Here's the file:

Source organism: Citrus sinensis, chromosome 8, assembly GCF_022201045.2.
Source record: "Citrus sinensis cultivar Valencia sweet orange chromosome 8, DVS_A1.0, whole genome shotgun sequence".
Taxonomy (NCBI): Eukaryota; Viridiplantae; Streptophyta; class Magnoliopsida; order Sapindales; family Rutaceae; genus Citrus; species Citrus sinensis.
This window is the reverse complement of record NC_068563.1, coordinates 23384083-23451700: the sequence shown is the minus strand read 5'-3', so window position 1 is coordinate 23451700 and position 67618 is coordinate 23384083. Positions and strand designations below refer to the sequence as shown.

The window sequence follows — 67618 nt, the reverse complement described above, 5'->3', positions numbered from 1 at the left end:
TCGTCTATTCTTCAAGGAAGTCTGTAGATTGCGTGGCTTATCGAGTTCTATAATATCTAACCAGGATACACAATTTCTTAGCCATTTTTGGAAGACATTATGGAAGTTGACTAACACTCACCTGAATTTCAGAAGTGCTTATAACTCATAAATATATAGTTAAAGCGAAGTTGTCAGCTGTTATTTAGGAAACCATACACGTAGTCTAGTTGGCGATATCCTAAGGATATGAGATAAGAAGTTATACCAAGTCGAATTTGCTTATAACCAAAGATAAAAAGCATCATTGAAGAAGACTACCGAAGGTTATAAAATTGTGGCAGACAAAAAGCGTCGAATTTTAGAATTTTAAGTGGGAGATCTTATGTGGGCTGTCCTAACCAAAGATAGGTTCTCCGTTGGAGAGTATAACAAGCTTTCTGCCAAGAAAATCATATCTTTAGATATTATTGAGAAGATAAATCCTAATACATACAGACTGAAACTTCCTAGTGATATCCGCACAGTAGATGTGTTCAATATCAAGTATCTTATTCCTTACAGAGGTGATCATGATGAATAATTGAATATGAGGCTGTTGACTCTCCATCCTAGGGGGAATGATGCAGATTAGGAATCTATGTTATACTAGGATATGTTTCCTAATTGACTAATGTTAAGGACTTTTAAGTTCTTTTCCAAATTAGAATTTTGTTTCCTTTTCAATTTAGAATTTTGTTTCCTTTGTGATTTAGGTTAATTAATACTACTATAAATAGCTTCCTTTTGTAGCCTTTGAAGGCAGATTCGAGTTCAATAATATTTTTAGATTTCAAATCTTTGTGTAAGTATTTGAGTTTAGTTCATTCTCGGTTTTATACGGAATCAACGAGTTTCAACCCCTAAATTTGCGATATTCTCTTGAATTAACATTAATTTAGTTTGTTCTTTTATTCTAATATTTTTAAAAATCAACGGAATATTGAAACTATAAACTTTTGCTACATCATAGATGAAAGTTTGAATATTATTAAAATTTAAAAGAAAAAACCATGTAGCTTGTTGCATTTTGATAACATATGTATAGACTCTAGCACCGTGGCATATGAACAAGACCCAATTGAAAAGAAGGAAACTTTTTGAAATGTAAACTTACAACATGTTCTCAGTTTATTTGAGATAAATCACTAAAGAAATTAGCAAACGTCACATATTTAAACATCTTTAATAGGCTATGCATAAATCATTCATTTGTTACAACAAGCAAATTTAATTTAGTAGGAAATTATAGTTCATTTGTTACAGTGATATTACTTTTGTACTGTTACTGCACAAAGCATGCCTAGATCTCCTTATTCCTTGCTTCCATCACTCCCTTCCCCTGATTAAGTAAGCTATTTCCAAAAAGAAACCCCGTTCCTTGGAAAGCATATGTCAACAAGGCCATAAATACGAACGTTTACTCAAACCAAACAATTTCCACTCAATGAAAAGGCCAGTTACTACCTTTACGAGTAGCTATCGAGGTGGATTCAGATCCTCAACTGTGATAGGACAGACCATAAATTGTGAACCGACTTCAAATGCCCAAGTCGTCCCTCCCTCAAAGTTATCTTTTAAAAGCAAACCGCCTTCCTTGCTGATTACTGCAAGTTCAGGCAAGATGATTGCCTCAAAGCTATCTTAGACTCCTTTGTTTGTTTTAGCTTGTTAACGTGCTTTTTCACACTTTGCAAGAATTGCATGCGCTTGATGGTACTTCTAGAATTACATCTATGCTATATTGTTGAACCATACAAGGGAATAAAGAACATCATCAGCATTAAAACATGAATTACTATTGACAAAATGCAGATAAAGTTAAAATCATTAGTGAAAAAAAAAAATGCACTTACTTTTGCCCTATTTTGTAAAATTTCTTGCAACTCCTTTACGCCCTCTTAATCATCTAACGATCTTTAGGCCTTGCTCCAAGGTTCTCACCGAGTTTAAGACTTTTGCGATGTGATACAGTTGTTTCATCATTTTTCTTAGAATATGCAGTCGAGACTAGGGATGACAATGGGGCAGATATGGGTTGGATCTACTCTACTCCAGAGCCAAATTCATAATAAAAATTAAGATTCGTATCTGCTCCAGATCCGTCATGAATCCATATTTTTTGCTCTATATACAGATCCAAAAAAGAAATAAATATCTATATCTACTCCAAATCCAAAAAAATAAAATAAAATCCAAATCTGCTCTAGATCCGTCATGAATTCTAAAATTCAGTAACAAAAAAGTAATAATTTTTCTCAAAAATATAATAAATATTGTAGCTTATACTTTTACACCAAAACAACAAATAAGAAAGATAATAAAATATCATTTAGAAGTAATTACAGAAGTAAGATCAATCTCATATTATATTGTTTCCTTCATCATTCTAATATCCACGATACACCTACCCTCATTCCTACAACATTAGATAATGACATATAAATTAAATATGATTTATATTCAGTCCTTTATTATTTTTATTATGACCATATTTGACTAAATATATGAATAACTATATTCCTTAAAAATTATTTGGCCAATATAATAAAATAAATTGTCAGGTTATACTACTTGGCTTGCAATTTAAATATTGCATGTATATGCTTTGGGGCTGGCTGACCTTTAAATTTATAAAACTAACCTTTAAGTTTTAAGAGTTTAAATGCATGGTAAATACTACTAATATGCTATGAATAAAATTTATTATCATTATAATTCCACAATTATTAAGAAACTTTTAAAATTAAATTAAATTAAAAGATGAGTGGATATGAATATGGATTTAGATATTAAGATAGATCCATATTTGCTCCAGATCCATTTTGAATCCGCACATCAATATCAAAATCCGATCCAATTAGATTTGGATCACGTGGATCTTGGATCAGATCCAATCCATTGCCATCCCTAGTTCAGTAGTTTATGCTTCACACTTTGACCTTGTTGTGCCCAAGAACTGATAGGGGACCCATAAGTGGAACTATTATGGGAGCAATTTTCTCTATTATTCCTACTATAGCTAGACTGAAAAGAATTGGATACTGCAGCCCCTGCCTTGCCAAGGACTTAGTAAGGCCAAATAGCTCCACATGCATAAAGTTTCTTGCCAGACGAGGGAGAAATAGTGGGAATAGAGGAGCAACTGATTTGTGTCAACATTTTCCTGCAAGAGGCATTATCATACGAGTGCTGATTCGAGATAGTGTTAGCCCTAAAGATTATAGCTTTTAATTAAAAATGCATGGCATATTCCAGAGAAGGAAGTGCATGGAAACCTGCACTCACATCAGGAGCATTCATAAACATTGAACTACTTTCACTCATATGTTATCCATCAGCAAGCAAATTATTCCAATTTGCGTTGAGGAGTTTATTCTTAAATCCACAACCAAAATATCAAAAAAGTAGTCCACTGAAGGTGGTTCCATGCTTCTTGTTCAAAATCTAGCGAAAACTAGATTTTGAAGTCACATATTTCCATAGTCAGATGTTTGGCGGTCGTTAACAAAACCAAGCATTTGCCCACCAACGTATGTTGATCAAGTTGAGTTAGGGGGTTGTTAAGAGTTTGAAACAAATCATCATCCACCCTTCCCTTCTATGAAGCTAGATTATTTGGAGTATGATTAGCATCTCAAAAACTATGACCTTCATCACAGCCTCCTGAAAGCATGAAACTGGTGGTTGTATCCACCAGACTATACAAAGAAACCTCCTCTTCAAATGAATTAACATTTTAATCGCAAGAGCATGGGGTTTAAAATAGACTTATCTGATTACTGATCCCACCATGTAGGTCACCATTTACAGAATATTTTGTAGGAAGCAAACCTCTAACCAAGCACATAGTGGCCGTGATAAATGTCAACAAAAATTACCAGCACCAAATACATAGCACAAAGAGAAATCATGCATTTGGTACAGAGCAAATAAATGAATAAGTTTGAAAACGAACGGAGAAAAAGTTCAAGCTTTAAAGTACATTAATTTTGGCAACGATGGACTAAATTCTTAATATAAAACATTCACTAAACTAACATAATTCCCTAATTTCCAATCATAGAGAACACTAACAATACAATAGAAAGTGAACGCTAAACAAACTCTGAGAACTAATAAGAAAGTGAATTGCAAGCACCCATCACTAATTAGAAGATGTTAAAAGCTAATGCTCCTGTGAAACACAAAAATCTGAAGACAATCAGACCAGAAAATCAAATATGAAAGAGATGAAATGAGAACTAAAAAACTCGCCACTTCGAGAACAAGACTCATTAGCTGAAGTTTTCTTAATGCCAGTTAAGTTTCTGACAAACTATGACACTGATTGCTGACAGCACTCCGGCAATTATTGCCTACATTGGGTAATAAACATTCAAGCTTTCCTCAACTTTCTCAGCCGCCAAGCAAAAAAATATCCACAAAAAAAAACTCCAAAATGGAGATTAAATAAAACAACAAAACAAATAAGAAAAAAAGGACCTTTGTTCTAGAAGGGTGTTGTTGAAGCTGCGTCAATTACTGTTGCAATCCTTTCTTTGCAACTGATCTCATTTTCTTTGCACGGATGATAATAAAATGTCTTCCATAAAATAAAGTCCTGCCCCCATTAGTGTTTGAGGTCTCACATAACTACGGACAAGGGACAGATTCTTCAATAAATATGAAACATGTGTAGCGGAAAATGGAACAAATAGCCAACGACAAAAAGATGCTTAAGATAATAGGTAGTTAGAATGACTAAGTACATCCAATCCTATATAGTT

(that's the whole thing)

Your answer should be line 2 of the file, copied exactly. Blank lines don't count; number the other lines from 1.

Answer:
Source record: "Citrus sinensis cultivar Valencia sweet orange chromosome 8, DVS_A1.0, whole genome shotgun sequence".